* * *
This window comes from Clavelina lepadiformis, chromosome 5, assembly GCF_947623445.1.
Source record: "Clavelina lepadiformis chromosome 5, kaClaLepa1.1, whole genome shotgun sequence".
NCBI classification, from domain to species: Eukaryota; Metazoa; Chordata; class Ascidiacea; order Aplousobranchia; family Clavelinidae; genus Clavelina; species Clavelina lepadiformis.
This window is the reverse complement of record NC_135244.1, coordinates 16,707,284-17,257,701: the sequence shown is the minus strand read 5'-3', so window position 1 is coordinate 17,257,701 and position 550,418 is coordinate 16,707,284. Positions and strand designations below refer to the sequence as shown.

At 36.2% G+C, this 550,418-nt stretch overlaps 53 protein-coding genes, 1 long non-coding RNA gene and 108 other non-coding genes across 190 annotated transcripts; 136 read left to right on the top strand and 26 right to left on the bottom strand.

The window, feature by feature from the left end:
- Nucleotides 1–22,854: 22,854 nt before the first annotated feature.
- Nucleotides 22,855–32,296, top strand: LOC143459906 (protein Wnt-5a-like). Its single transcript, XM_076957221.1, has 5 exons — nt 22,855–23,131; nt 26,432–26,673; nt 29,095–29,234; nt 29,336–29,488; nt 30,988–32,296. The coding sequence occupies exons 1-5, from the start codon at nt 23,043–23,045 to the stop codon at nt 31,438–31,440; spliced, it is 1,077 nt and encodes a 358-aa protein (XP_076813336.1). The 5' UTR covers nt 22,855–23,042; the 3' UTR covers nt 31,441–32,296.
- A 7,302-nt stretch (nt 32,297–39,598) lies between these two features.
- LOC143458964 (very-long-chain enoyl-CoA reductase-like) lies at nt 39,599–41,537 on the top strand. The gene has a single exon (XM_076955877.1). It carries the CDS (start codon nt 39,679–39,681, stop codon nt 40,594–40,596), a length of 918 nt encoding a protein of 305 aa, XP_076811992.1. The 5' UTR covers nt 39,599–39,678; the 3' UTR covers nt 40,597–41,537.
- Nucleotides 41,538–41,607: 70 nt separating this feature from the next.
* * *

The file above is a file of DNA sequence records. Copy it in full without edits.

This window comes from Clavelina lepadiformis, chromosome 5, assembly GCF_947623445.1.
Source record: "Clavelina lepadiformis chromosome 5, kaClaLepa1.1, whole genome shotgun sequence".
NCBI classification, from domain to species: Eukaryota; Metazoa; Chordata; class Ascidiacea; order Aplousobranchia; family Clavelinidae; genus Clavelina; species Clavelina lepadiformis.
This window is the reverse complement of record NC_135244.1, coordinates 16,707,284-17,257,701: the sequence shown is the minus strand read 5'-3', so window position 1 is coordinate 17,257,701 and position 550,418 is coordinate 16,707,284. Positions and strand designations below refer to the sequence as shown.

At 36.2% G+C, this 550,418-nt stretch overlaps 53 protein-coding genes, 1 long non-coding RNA gene and 108 other non-coding genes across 190 annotated transcripts; 136 read left to right on the top strand and 26 right to left on the bottom strand.

The window, feature by feature from the left end:
- Nucleotides 1–22,854: 22,854 nt before the first annotated feature.
- Nucleotides 22,855–32,296, top strand: LOC143459906 (protein Wnt-5a-like). Its single transcript, XM_076957221.1, has 5 exons — nt 22,855–23,131; nt 26,432–26,673; nt 29,095–29,234; nt 29,336–29,488; nt 30,988–32,296. The coding sequence occupies exons 1-5, from the start codon at nt 23,043–23,045 to the stop codon at nt 31,438–31,440; spliced, it is 1,077 nt and encodes a 358-aa protein (XP_076813336.1). The 5' UTR covers nt 22,855–23,042; the 3' UTR covers nt 31,441–32,296.
- A 7,302-nt stretch (nt 32,297–39,598) lies between these two features.
- LOC143458964 (very-long-chain enoyl-CoA reductase-like) lies at nt 39,599–41,537 on the top strand. The gene has a single exon (XM_076955877.1). It carries the CDS (start codon nt 39,679–39,681, stop codon nt 40,594–40,596), a length of 918 nt encoding a protein of 305 aa, XP_076811992.1. The 5' UTR covers nt 39,599–39,678; the 3' UTR covers nt 40,597–41,537.
- Nucleotides 41,538–41,607: 70 nt separating this feature from the next.